Although base editors are widely used to install targeted point mutations, the factors that determine base editing outcomes are not well understood. We characterized sequence-activity relationships of 11 cytosine and adenine base editors (CBEs and ABEs) on 38,538 genomically integrated targets in mammalian cells and used the resulting outcomes to train BE-Hive, a machine learning model that accurately predicts base editing genotypic outcomes (R ≈ 0.9) and efficiency (R ≈ 0.7). We corrected 3,388 disease-associated SNVs with ≥90% precision, including 675 alleles with bystander nucleotides that BE-Hive correctly predicted would not be edited. We discovered determinants of previously unpredictable C-to-G, or C-to-A editing and used these discoveries to correct coding sequences of 174 pathogenic transversion SNVs with ≥90% precision. Finally, we used insights from BE-Hive to engineer novel CBE variants that modulate editing outcomes. These discoveries illuminate base editing, enable editing at previously intractable targets, and provide new base editors with improved editing capabilities.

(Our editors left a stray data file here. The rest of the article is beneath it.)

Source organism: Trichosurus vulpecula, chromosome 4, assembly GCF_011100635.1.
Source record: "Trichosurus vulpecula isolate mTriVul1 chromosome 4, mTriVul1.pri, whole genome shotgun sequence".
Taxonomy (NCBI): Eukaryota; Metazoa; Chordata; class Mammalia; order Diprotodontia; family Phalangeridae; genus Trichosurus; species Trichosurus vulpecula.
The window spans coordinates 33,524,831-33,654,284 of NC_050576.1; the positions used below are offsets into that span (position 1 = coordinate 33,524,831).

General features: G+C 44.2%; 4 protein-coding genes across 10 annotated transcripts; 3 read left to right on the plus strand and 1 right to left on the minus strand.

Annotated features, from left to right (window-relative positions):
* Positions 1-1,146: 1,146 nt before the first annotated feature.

Keywords: base editing; disease correction; machine learning; precision genome editing; transversion base editing.
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